If there’s a flaw in the Keychain Access security setup, this is it. Anyone who knows your account’s password can access the items in this keychain and then discover your other passwords. If you’re concerned about that vulnerability, you can easily change the password for the login keychain.

In Keychain Access, select the login keychain and choose Edit ð Change Password For Keychain “login”. You’ll be prompted to enter your current password (the one you now use for your user account) and then enter and verify a new password. Do this, log out of your account and then back in; when the Mac needs to use one of the passwords stored in the login keychain, you’ll be prompted to enter it.

Autolock the Keychain

By default, once you’ve logged in, your keychain will be unlocked, which isn’t terribly secure if others can access your Mac when you’re not around. You can add a level of security that autolocks your keychain. To do that, launch Keychain Access, select your login keychain, and choose Edit ð Change Settings for Keychain login.

The sheet that appears shows two options: ‘Lock After X Minutes of Inactivity’ and ‘Lock When Sleeping’. If you choose the first option and configure it to read something like 5 minutes, your keychain will automatically lock if it hasn’t been accessed in the previous 5 minutes. If an application needs access to your keychain after that time limit has expired, you’ll be prompted for your login keychain password. If you enable the Lock When Sleeping option, your keychain will lock when your Mac goes to sleep. Click Save to implement the options you selected.

If you forget

If you forget your login keychain’s password, you must delete the old keychain and create a new one

If you forget your login keychain’s password, you must delete the old keychain and create a new one

You’ve changed the login keychain’s password and forgotten the new password. Is there any hope? Regrettably, no. Apple uses the Triple Digital Encryption Security standard, or 3DES, to secure the keychain. You’ll just have to start over. Remove the old login keychain from Keychain Access and create a new one: In the Finder, select Go ð Go to Folder, and enter youruserfolder/Library/Keychains. A Keychains folder containing your personal keychains will open. Find the login.keychain file, and drag it to a safe place on your Mac.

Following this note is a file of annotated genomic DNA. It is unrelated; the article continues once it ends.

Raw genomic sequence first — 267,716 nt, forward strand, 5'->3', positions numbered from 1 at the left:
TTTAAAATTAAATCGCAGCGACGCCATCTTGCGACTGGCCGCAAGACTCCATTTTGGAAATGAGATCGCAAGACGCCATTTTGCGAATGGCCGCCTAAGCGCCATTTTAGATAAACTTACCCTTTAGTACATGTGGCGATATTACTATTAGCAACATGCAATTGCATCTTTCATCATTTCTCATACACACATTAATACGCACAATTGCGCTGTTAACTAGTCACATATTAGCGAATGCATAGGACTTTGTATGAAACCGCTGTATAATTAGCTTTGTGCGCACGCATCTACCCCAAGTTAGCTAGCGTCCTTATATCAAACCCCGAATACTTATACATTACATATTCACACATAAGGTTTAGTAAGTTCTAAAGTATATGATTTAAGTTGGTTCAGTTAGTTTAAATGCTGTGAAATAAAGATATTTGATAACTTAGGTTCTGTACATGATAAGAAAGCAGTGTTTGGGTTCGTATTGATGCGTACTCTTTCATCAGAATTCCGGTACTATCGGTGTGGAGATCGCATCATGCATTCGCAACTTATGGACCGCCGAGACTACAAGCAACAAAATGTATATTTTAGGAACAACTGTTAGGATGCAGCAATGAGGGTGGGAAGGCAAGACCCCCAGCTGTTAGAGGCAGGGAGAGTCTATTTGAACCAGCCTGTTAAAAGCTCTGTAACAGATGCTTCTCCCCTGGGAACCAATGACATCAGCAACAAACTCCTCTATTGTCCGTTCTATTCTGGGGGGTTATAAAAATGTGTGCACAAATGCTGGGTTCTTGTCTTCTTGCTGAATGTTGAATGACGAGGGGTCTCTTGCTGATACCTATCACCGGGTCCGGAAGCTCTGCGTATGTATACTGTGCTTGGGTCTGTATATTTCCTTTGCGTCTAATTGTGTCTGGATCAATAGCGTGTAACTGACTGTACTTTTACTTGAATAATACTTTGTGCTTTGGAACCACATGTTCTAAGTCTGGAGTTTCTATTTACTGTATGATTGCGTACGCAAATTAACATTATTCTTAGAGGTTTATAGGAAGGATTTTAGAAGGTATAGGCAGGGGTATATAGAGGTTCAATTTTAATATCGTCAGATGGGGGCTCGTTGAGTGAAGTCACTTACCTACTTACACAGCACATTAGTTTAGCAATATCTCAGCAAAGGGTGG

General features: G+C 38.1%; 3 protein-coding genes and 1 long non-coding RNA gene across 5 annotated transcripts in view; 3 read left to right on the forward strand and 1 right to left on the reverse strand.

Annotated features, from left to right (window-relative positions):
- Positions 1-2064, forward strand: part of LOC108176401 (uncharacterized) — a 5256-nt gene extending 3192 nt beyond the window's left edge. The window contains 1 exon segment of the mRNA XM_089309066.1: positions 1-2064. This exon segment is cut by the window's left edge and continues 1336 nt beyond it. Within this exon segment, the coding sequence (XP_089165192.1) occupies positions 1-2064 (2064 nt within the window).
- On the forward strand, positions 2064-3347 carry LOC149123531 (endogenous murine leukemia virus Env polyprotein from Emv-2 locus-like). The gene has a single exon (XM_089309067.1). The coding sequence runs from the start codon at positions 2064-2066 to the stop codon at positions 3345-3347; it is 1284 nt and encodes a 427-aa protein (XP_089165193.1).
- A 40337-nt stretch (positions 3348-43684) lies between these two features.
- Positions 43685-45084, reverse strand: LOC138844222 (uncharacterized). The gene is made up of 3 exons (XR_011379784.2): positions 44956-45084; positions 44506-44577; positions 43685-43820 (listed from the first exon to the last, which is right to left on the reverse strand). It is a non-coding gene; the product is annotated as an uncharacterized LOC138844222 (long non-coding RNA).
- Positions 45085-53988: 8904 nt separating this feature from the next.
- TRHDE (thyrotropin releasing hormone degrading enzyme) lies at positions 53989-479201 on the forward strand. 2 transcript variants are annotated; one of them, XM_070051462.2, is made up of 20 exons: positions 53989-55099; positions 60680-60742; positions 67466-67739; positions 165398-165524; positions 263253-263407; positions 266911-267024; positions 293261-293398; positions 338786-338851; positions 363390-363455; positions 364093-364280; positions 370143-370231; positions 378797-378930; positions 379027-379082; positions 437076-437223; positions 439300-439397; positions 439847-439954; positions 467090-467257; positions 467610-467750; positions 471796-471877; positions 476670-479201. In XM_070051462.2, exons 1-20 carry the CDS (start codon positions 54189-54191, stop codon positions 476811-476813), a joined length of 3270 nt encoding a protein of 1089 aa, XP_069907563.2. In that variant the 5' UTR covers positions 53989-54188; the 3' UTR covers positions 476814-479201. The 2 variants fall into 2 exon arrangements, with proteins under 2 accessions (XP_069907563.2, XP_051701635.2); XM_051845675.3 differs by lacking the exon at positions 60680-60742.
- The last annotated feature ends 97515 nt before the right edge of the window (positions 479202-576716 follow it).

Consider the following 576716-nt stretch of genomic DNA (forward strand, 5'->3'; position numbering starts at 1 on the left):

Now launch Keychain Access and select the login item that appears in the Keychains pane. It appears as an empty box, indicating that it’s missing from the Keychains folder. Choose File ð New Keychain “login”. In the resulting sheet, click Delete References.

Now chose File ð New Keychain. In the resulting Save dialog box, name the new keychain login and save it to the default location (your account’s Keychains folder). You’ll be prompted to create and verify a password for this keychain. The passwords that you add will now appear in this keychain. And yes, you’ll have to reenter passwords stored in the old keychain when prompted.

Share your login Keychain

If you have multiple Macs, you may find it convenient for each computer to have access to the same keychain. Here’s how to do it: First, make a copy of the login.keychain file inside the Keychains folder on the Mac that has the most complete set of passwords, and copy it to your other Macs. Remove the login.keychain file from each Mac’s Keychains folder and put it in a safe place in case something goes wrong. Place the copied login keychain file in the user’s Keychains folder. Log out and then log back in. if the login password on the Mac you’re currently using is different from the one on this master Mac, you’ll receive a prompt asking you to provide the login keychain’s password. Once you enter it, you should have access to the same passwords as that master Mac.